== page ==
Incentives for Mandaue’s rice retailers eyed
MANDAUE CITY, Philippines — The Mandaue City government plans to give incentives to rice sellers renting stalls at the Mandaue City Public Market.
City Councilor Jennifer Del Mar, chairperson of the Committee on Trade and Industry, said that the city would help them alleviate the effects of the enforcement of Executive Order (EO) No. 39 of President Ferdinand Marcos Jr., mandating the price ceiling of rice which was also adopted by the city government.
Plans for the incentives have yet to be finalized
“Para sad sa ilaha nga makarecover sad sila if they think nga naay mawala sad sa ilaha with this EO. At least, we can help them on that side,” said Del Mar.
(This is for them so that they can recover if they think that they will lose something with this EO. At least, we can help them on that side.)
Del Mar said though, that the plan had yet to be finalized and that the incentives had yet to be determined.
She also said that the City Council might conduct a special session on this issue one of these days.
Rice retailers on incentive plans
She, however, clarified that the incentives would only lessen the rental fee and that it would not be waived.
The rental fee for the stalls selling rice is P50 daily. Most of the rice sellers at the public market are renting more than one stall, some even are renting eight stalls to store more sacks of rice.
Rice sellers Nieves Auman and Flor Sumalinog said that the incentives would be a very big help since they were renting eight stalls.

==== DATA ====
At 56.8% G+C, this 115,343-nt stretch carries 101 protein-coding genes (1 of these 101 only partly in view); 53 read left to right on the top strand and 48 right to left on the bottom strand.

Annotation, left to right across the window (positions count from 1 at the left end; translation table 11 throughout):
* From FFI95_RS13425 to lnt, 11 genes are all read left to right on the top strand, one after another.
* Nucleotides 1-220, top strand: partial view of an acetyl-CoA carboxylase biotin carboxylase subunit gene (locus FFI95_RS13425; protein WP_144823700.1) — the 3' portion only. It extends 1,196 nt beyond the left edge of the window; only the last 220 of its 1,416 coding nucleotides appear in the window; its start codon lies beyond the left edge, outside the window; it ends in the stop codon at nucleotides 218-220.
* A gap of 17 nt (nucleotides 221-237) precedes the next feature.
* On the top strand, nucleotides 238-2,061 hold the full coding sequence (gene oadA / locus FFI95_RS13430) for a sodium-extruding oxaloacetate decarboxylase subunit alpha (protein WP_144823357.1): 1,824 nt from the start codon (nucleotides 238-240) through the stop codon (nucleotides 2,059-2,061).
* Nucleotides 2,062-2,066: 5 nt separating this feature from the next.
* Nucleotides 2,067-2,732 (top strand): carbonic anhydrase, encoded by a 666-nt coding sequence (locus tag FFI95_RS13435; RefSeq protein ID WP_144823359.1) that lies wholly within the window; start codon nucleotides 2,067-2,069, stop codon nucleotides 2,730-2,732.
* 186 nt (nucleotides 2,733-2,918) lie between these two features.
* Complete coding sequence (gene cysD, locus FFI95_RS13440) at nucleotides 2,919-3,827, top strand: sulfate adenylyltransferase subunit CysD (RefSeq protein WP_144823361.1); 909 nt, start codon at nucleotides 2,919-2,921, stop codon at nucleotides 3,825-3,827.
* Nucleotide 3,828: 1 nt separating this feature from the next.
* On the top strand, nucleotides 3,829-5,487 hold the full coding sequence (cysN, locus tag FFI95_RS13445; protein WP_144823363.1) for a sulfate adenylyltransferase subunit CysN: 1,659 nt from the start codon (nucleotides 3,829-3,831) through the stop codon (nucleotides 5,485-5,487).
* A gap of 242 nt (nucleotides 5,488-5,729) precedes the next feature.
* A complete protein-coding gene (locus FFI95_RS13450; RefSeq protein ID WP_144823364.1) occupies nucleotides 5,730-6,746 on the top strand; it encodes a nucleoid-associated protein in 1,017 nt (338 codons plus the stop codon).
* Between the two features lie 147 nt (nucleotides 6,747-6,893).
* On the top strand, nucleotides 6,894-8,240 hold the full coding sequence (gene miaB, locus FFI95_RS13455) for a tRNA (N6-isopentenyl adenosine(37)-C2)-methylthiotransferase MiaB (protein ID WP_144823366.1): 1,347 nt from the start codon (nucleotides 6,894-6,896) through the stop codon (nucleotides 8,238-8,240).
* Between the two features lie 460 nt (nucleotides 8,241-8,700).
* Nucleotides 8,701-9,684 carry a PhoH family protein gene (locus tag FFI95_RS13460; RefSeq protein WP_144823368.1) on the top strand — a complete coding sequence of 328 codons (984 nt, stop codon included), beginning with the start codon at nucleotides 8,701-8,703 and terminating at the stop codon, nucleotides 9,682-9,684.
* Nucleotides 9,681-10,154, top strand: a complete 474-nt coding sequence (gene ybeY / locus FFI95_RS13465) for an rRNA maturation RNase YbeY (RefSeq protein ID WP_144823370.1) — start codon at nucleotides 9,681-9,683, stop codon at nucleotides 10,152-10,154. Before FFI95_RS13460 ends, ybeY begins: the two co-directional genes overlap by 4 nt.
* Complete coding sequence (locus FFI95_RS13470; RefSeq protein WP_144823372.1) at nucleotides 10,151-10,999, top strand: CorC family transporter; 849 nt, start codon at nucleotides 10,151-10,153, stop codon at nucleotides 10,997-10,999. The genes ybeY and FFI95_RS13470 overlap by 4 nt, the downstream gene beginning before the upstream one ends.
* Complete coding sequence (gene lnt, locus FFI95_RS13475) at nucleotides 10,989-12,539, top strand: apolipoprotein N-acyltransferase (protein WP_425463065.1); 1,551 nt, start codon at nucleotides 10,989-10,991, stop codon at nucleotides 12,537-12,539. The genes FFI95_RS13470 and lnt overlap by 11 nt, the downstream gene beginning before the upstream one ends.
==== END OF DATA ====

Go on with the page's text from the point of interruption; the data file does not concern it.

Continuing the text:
Waiting also for national subsidy
Sumalinog said that her sales had already decreased.
“Maayo nuon, (kay) ang rental daily man na. Unta naa say subsidy sa national kay ang amoang bugas wala pa gyud modown,” said Auman.
(That is good (because) our rental is really daily. And I hope there is a subsidy from the national government because the prices of our rice have not yet gone down.)
Selling rice is about survival
“Mas maayo nuon kay dako-dako gyud ko og bayrunon (sa rental fee). Survival (sad) kaayo ron ang pagpaninda. Minus ang halin unya uban tricycle dili kasulod highway lahi sa una,” said Sumalinog.
(This is good because we have to pay a bigger amount (for our rental fee). Selling today is really survival. Our sales have gone down and other tricycles cannot enter the highway unlike before.)
Prices of rice at the city public market range from P48 to P65 depending on the variety.
The sellers said that they still could not offer the P41 and P45 ceiling prices mandated by Marcos’ EO.
Under EO 39, the price cap for regular milled rice is P41 per kilo and P45 per kilo for well-milled rice.
Auman said last Sept. 2, when he bought his stocks, the price of the rice sold by her supplier is still high. She buys her supplies monthly.
Auman said that she always prepares her receipt and show them to the personnel from the Department of Trade and Industry, the Department of Agriculture, and the police among others, whenever they inspect the market.
Supplier selling at lower price
On the other hand, Sumalinog said that she was able to contact a supplier that would sell a bit lower price.
“Hopefully, madeliver to karun kay para maka-display nami….Dili madala og ibaligya og P41, P45 hinuon,” said. Sumalinog.
(Hopefully, those could be delivered now so that we can have a display now…. We still cannot sell them at P41 to P45.)
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